NOAA's Response and Restoration Blog

An inside look at the science of cleaning up and fixing the mess of marine pollution

Get Answers to All Your Questions about Japan Tsunami Marine Debris

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The small boat which washed up on remote Spring Island, British Columbia, Canada, was positively identified as a vessel lost during the 2011 Japan tsunami. Credit: Kevin Head.

The small boat which washed up on remote Spring Island, British Columbia, Canada, was positively identified as a vessel lost during the 2011 Japan tsunami. Credit: Kevin Head.

What happened to the massive amounts of debris swept into the ocean by the tsunami that inundated Japan’s coast in March 2011? How much is out there? How has the NOAA Marine Debris Program, a division of the Office of Response and Restoration, been involved?

Learn the answers to these questions and more in the following NOAA video, infographic, and documents related to Japan tsunami marine debris.

Watch or download the .mov file for our video on Japan tsunami marine debris [97 MB].

Get a visual snapshot of the issue of in our Japan tsunami marine debris infographic [PDF]. Find out at a glance about subjects including what tsunami debris has been found, NOAA efforts to model its path, and the likelihood of debris carrying invasive marine species.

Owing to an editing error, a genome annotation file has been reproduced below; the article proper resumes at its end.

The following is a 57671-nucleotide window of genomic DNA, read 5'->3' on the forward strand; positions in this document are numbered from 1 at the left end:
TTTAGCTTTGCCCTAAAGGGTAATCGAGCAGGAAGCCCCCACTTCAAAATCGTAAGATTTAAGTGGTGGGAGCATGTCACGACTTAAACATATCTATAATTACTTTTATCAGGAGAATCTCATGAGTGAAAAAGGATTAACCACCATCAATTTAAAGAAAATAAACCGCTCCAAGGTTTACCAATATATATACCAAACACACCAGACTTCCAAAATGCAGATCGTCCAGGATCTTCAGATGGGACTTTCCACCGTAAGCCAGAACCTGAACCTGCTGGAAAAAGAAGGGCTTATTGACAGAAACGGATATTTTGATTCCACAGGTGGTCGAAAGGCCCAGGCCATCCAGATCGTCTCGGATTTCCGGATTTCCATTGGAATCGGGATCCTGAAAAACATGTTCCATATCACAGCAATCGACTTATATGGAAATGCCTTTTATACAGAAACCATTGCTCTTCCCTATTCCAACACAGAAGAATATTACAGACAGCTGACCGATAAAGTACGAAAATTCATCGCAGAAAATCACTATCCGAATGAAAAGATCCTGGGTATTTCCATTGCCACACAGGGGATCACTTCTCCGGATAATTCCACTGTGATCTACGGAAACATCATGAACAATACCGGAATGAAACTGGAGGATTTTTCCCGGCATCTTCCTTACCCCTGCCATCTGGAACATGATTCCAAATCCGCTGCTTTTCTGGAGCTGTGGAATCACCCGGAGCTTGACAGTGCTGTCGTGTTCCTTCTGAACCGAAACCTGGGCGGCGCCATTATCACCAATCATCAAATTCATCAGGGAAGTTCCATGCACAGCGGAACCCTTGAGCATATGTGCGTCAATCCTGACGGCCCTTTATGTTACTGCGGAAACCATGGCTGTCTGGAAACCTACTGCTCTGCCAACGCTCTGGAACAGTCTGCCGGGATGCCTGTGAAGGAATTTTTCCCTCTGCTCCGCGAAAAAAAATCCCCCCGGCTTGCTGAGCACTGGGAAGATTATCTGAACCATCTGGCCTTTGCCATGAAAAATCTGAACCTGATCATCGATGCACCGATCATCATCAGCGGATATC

Learn more about the issue of Japan tsunami marine debris with this NOAA infographic. Click to enlarge and download.

Learn more about the issue of Japan tsunami marine debris with this NOAA infographic. Click to enlarge and download.

Share information about tsunami debris, get tips for cleaning up beaches, and more in our handy brochure [PDF].

If you think you have found tsunami debris from Japan, read our debris handling guidelines.

Join us during our TweetChat about tsunami debris with the Office of Response and Restoration’s Marine Debris Program Director, Nancy Wallace. She will be available on Twitter to answer questions about radioactivity, floating docks, and anything else you can think of related to Japan tsunami marine debris.

  • What: Use Twitter to chat with NOAA Marine Debris Program Director Nancy Wallace
  • When: Wednesday, March 6, 2013 at 3:00 p.m. ET
  • How: Tweet your questions to @NOAAdebris using hashtag #TsunamiDebris

Follow the conversation during or after the chat via the hashtag #TsunamiDebris on Twitter.

Author: Office of Response and Restoration

The National Ocean Service's Office of Response and Restoration (OR&R) provides scientific solutions for marine pollution. A part of the National Oceanic and Atmospheric Administration (NOAA), OR&R is a center of expertise in preparing for, evaluating, and responding to threats to coastal environments. These threats could be oil and chemical spills, releases from hazardous waste sites, or marine debris.

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